(As long as $s>0$, the contribution from the indentation around the origin will vanish as the radius of the indentation goes to $0$.)

But the left side of the equation can be written as $$-\int_{0}^{\infty} u^{s-1} \, \frac{e^{i \pi s/2}e^{-iu}}{1+u^{2}} \, du+ \int_{0}^{\infty} x^{s-1} \frac{e^{- i \pi s/2}e^{ix}}{1+x^{2}} \, dx = 2i \int_{0}^{\infty} x^{s-1} \, \frac{\sin\left(x- \frac{\pi s}{2} \right)}{1+x^{2}} \, dx, $$ and the result follows.

I originally posted something similar as an answer to a different question, but I think it's more appropriate to post it here.

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  • $\begingroup$ This is exactly the contour and approach I described I was trying in my question. The integral I obtained is precisely the one you quoted when $s=\frac32$. The intrigue of the independence of the integral from $s$ is alleviated by the fact that had it been dependent there is a multiplicative factor and dividing that factor would have made the right hand side a constant. But this general integral is interesting in its own right. $\endgroup$ – Hans Nov 27 '17 at 3:21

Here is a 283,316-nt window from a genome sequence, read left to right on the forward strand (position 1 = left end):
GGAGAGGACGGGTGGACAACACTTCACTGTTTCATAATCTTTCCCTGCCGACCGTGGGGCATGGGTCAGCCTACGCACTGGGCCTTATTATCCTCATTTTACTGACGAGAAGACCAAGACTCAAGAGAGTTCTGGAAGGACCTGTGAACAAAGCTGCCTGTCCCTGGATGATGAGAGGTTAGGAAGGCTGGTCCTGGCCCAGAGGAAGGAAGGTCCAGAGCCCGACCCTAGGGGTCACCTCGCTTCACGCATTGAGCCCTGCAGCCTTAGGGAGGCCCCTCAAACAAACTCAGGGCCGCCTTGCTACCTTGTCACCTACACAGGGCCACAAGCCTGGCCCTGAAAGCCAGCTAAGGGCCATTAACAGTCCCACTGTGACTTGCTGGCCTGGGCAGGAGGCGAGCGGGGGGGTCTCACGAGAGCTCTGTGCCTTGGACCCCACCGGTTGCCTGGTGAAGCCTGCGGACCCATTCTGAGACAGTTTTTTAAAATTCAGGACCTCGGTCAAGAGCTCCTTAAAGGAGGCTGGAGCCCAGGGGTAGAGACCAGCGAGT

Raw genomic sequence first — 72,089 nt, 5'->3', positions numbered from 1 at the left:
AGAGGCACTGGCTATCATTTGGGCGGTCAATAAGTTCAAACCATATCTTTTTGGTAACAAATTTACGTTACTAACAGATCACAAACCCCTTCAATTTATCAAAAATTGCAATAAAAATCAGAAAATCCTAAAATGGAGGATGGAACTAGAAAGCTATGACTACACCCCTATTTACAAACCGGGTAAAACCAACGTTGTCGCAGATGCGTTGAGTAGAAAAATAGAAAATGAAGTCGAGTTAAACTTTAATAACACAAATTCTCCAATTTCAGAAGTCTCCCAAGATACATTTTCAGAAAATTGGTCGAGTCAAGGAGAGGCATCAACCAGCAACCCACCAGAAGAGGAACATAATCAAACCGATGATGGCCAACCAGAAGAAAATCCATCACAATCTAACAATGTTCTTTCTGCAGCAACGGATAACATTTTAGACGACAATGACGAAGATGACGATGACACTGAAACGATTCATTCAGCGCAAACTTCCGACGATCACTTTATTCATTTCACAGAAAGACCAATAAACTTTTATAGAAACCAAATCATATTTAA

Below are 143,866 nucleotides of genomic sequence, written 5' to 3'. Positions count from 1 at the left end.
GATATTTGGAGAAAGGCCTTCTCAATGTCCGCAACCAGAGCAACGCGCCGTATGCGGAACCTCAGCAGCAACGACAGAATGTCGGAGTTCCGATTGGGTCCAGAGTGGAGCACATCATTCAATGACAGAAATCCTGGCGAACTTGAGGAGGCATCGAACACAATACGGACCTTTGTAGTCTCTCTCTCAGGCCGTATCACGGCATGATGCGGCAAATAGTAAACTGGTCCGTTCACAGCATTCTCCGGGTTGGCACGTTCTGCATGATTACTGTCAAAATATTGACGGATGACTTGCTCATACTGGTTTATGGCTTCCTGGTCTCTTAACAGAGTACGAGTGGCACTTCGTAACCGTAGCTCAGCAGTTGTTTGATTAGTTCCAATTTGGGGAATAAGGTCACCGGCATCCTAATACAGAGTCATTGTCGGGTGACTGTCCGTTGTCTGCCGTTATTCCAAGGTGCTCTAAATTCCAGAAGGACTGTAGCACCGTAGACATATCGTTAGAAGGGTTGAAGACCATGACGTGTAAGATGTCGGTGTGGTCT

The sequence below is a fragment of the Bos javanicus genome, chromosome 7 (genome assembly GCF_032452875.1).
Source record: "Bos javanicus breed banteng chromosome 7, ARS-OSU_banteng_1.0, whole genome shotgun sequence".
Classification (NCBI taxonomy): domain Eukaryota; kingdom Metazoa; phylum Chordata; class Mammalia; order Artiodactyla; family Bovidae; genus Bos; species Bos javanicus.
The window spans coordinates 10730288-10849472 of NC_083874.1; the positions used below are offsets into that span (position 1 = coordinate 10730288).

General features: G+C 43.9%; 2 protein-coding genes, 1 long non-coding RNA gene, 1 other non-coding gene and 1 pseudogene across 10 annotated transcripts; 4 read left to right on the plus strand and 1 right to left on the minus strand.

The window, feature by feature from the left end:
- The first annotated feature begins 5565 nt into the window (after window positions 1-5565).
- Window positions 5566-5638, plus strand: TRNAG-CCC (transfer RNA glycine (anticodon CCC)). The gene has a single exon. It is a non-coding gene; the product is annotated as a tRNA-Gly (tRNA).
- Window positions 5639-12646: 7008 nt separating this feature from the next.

• $\begingroup$ Right before you posted your comment, I added the words "more generally" to my answer to reflect the fact that I was generalizing the result you got. $\endgroup$ – Random Variable Nov 27 '17 at 3:53
  • $\begingroup$ I see. I do think it is interesting. That was why I upvoted your answer. It would be better if you could explicitly say this is a generalization of my result even though it does not answer the original question per se. $\endgroup$ – Hans Nov 27 '17 at 6:24
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My goal is to prove $$\int_{0}^{\infty} \frac{\sqrt{x}\sin(x)}{1+x^2} dx =\frac{\pi}{2\sqrt{2}\:e}\left(-e^2\text{erfc}(1)+\text{erf}(1) +1\right)$$ as stated in @JJacquelin's answer. My following attempt falls short of that. But it does provide an equivalent integral with much faster convergence.

Take the contour integral $$2\oint_C \frac{z^2e^{iz^2}}{1+z^4} dz$$ with contour $C$ run along the real axis from $0$ to $R$, trace the circle $Re^{i\theta}$ with $\theta$ running from $0$ to $\frac\pi 4$, then roll back to the origin along $xe^{i\frac\pi 4}$ with $x$ running from $R$ to $0$ while circumventing around the point $e^{i\frac\pi 4}$ clockwise with radius $\delta>0$. The integral on the octal circle vanishes as $R\to\infty$. We have $$\oint_C \frac{z^2e^{iz^2}}{1+z^4} dz=\int_{0}^{\infty} \frac{x^2e^{ix^2}}{1+x^4} dx-e^{i\frac34\pi}\int_0^\infty \frac{x^2e^{-x^2}}{1-x^4}dx+\cdots$$

(to be continued)